A quick peek at the high-tech that runs the South Sea Republic website.
A photo taken in my basement.
SSR runs on a mini-itx box (about 25 cms high) pumping out a whopping 800 Mhz of central processor unit cycles, with a massive 256 megabytes of random access memory and 20 giga byte hard-drive. Sticking out the back is a 256 megabyte key-drive that operates as our database backup.
The other big black box there is a UPS for backup power. The area I live in is rather notorious for having pretty flaky power. The SSR server connects wirelessly to my wireless router, which connects by cat5 to my wireless broadband antenna. This sits on my roof, and broadcasts into a tower in the local town where the ISP has their antennas.
I think I got the Via motherboard for about $80, the case was about $60. I scavenged the RAM, HDD and wireless card but I think I payed $30 for a PCI elbow card. The OS is Fedora Core. All up it is a pretty cheap solution.
The Wireless Box
Gary Sauer-Thompson and I were discussing what
form future health care
would take. I claimed it would probably be anonymous black boxes in our basements that connect to our local networks wirelessly. These black boxes would be off the shelf solutions built by the likes of GE, Siemens, Netgear etc. They would be as ubiquitous as fuse boxes - every house would have one in their basement.
I was at O'Faillons with a mate of mine the other day, having a drink. He is an Integrator. He programs PLC's in ladder logic to get them to do what he wants. He has written the logic which controls datacenters, water plants, government facilities etc.
He was telling me how he was going to set up a home PLC system that could
control his christmas lights
through the internet. Nothing really new, but an interesting project none the less.
He already has a PC hidden in his entertainment system which publishes his photos to an LCD he scrounged. The box is uni-purpose, doing nothing else, except rotating through stunning image, after stunning image. If you have seen the movie
it is just a smaller version of the changing wall images.
Enthusiasts and technologists are already building mono-purpose systems in their houses and basements. Industry will determine which of these uni-purpose systems are popular and will commoditise them into little grey and black boxes that you can get from Harvey Norman or Best Buy for $30.
Future houses will probably have a server rack for these black boxes, either in a cupboard, or in the basement. I expect they will be so cheap, that when your
cholesterol in the urine detector
box the technician will just swap it out for a new one and throw the old one away.
NSW Premier Morris Iemma backs ID cards, sprouts gibberish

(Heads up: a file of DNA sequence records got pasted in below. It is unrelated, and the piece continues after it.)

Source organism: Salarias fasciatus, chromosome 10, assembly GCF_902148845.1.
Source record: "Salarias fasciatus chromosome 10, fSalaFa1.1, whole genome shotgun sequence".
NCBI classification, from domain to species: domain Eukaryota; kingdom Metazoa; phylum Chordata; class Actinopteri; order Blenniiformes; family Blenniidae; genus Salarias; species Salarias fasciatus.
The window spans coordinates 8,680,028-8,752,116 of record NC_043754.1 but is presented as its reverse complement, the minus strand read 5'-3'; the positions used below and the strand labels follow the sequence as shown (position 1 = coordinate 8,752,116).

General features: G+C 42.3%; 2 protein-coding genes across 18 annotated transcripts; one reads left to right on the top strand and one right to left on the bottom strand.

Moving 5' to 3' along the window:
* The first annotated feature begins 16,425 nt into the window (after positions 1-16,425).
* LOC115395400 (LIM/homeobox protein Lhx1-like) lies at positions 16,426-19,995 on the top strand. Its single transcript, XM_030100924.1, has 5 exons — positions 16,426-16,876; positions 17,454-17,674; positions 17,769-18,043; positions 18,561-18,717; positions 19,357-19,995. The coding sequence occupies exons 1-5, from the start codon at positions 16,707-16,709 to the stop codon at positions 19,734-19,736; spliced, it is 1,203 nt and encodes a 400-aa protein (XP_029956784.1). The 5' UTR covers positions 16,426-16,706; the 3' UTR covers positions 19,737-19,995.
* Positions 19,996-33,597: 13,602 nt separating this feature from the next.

NSW Premier Morris Iemma announced today that he backed the idea of Australian identity papers, an inquiry into which is expected to be announced by Federal Attorney General Phillip Ruddock.
"An ID card can be a valuable weapon in the fight against terrorism, crime and fraud," Mr Iemma told reporters.
Sydney Morning Herald
I disagree, but whatever. Iemma then proceeded to say that,
We also need to ensure that there are proper protections for civil liberties and for privacy.
Civil liberties? I don't even need to start with the slippery slope arguments. I can rubbish the idea of ID cards without even needing to raise the bogeyman of authoritarian intrusion into our lives. I put it to you that the federal government, or anyone else, is stupendously incapable of instituting proper privacy protections on these things.
In this day and age of users needing help from dumb applications to identify phishing attacks, and card readers readily accessible over the counter at Dick Smith Electronics that there is no such thing as proper protections for privacy. Lost your wallet? Well, identity thieves don't even need a federally backed ID card to steal your identity, but it sure will make it easier with one.
In 1963 the Australian Government ordered the F111 at the then astronomical cost of $112 million with the final cost a decade later being 324 million. It has been the best bang for the buck purchase Australian has made in defence. Like all good deterrents it will be retired without being used in anger.
The JSF will replace the F18/F111 in Australia's armoury and is facing potential cost increases from
about $47 million USD per unit to $60 million
. We will face a capability gap with the early retirement of the F111, which has led some to
promote the F22 over the JSF
. We are not the only ones in this position, the
USMC is running up airframe hours on their aircraft in Iraq and have no replacement until the JSF
Then there are those, like the Cato Institute, who
advocate the JSF being the last manned aircraft and instead focusing on cheaper alternatives
like Unmanned Aerial Vehicles [UAVs]. But the American experience with UAVs is that they are more expensive than manned ones to operate. They carry the same infrastructure and maintenance costs - but with added labor costs.
Where a pilot comes back from a mission, rolls the manned-aircraft into a hanger, eats dinner and goes to bed; with a UAV the operators run in three shifts to keep the UAV in the air longer. Labor and maintenance costs make up a large chunk of the defence budget anyway and a UAV adds to that.
Big money, big tech ... it is going to be an expensive exercise no matter what.
And then you see
really cool technology like this